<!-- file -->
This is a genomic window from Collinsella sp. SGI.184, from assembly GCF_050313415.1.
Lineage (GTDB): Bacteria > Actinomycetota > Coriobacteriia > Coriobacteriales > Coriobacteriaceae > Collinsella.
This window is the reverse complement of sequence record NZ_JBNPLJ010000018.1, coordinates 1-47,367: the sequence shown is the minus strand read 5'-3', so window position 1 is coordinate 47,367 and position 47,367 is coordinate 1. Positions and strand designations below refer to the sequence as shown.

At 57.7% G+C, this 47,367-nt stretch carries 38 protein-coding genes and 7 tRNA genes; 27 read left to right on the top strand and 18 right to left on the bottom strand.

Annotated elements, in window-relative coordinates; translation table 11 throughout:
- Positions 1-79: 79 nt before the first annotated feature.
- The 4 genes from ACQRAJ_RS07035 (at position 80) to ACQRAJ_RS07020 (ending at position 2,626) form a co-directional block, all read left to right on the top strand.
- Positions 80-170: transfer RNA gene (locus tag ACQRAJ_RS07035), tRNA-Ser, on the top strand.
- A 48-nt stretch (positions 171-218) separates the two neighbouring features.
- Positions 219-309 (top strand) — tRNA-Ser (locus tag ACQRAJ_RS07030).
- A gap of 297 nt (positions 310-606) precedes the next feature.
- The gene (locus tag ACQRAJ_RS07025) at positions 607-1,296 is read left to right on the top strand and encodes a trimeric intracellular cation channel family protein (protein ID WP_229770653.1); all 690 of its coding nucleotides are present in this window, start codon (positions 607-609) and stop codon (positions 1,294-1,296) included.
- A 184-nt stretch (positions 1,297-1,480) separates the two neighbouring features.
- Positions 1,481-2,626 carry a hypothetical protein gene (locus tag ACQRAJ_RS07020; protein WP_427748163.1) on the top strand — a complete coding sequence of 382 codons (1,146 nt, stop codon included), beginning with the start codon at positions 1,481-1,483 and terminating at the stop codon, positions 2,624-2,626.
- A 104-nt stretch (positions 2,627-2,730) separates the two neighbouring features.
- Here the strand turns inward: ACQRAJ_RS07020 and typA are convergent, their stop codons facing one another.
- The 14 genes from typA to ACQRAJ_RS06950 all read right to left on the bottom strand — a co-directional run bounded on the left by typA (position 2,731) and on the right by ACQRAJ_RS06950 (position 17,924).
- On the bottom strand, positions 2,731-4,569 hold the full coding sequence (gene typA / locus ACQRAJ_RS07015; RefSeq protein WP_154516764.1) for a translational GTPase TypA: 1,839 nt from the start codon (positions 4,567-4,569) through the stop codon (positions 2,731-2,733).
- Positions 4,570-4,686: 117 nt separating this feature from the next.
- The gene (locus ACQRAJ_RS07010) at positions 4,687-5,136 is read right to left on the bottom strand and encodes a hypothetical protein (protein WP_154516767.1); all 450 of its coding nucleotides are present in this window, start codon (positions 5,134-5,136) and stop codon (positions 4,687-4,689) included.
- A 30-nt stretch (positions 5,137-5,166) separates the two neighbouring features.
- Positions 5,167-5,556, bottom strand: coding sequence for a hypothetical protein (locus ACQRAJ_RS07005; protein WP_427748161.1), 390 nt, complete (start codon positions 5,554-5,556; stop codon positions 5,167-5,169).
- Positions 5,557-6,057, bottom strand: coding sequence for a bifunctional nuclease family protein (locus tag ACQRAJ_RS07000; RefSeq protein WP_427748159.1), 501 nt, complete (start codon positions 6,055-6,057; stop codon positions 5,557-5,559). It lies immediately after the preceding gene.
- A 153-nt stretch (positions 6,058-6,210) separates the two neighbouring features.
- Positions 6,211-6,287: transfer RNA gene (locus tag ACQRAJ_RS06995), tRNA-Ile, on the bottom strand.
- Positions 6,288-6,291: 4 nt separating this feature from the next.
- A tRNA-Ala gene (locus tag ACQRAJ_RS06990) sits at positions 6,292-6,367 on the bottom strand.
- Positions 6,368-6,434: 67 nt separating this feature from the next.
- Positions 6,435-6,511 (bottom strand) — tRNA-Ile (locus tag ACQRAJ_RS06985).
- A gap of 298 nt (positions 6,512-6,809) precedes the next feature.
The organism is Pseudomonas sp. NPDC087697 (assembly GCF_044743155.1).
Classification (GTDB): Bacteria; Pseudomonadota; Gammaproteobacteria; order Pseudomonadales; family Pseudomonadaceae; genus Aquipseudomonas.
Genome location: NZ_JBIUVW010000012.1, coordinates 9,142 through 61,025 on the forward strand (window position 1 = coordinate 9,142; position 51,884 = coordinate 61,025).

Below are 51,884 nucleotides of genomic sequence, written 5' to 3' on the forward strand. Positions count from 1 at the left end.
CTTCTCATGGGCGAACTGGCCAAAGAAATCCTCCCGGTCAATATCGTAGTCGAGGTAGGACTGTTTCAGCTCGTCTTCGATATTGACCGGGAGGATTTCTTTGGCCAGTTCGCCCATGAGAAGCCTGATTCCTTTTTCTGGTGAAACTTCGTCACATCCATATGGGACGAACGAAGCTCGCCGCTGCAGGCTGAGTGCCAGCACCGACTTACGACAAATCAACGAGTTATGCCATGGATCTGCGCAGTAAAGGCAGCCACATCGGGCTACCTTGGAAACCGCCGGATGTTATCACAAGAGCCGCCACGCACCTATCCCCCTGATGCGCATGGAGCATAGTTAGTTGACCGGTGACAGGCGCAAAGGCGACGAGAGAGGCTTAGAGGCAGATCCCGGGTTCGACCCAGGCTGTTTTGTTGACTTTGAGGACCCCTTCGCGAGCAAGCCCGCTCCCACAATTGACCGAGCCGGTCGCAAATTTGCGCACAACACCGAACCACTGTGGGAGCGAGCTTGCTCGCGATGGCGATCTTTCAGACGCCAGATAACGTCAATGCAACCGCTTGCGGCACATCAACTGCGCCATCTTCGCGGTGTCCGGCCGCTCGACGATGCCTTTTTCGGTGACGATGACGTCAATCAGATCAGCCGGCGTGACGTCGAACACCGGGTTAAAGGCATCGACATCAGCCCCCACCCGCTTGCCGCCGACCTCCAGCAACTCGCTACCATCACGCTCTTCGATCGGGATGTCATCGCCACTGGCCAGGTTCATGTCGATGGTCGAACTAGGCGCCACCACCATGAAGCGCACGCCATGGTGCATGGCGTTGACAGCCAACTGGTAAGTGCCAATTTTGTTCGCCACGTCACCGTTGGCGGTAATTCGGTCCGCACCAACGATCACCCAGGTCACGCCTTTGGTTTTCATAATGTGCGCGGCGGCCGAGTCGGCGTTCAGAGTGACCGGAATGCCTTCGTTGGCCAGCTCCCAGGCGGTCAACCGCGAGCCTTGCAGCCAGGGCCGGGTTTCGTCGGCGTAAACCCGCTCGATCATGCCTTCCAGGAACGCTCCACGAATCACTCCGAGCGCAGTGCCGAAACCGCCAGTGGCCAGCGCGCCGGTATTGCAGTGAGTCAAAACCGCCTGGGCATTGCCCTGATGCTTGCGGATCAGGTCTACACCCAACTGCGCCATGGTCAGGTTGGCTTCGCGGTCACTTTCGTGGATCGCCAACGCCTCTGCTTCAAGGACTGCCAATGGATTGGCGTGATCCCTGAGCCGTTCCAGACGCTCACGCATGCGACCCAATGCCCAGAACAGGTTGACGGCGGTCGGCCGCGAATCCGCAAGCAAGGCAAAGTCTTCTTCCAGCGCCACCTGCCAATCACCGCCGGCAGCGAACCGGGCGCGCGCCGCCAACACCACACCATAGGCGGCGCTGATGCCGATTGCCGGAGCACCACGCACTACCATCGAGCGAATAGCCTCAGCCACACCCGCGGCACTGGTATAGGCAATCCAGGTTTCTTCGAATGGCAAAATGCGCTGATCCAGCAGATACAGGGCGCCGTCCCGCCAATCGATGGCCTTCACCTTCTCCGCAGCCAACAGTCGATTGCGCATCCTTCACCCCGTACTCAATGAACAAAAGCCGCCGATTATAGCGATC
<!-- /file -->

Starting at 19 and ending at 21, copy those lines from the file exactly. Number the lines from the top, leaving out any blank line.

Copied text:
- Positions 4,570-4,686: 117 nt separating this feature from the next.
- The gene (locus ACQRAJ_RS07010) at positions 4,687-5,136 is read right to left on the bottom strand and encodes a hypothetical protein (protein WP_154516767.1); all 450 of its coding nucleotides are present in this window, start codon (positions 5,134-5,136) and stop codon (positions 4,687-4,689) included.
- A 30-nt stretch (positions 5,137-5,166) separates the two neighbouring features.